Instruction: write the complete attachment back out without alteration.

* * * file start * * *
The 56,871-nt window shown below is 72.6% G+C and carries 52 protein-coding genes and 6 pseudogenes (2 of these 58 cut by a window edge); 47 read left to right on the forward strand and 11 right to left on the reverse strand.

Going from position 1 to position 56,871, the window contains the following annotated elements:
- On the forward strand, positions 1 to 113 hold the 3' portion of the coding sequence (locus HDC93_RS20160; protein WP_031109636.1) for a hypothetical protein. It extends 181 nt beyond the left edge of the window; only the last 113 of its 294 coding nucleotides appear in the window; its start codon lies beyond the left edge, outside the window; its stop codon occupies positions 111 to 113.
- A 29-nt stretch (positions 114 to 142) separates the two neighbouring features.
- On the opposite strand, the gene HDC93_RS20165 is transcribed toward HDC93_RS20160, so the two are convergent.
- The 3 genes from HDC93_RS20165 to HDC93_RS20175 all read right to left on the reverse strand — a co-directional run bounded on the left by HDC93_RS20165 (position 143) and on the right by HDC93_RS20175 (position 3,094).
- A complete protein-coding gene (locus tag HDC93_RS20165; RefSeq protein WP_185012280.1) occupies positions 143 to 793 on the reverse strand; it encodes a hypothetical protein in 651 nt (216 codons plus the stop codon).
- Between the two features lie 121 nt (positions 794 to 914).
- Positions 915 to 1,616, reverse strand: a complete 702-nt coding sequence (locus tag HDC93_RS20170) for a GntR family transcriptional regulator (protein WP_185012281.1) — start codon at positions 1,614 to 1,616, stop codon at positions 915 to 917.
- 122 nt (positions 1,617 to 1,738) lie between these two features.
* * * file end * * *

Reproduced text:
The 56,871-nt window shown below is 72.6% G+C and carries 52 protein-coding genes and 6 pseudogenes (2 of these 58 cut by a window edge); 47 read left to right on the forward strand and 11 right to left on the reverse strand.

Going from position 1 to position 56,871, the window contains the following annotated elements:
- On the forward strand, positions 1 to 113 hold the 3' portion of the coding sequence (locus HDC93_RS20160; protein WP_031109636.1) for a hypothetical protein. It extends 181 nt beyond the left edge of the window; only the last 113 of its 294 coding nucleotides appear in the window; its start codon lies beyond the left edge, outside the window; its stop codon occupies positions 111 to 113.
- A 29-nt stretch (positions 114 to 142) separates the two neighbouring features.
- On the opposite strand, the gene HDC93_RS20165 is transcribed toward HDC93_RS20160, so the two are convergent.
- The 3 genes from HDC93_RS20165 to HDC93_RS20175 all read right to left on the reverse strand — a co-directional run bounded on the left by HDC93_RS20165 (position 143) and on the right by HDC93_RS20175 (position 3,094).
- A complete protein-coding gene (locus tag HDC93_RS20165; RefSeq protein WP_185012280.1) occupies positions 143 to 793 on the reverse strand; it encodes a hypothetical protein in 651 nt (216 codons plus the stop codon).
- Between the two features lie 121 nt (positions 794 to 914).
- Positions 915 to 1,616, reverse strand: a complete 702-nt coding sequence (locus tag HDC93_RS20170) for a GntR family transcriptional regulator (protein WP_185012281.1) — start codon at positions 1,614 to 1,616, stop codon at positions 915 to 917.
- 122 nt (positions 1,617 to 1,738) lie between these two features.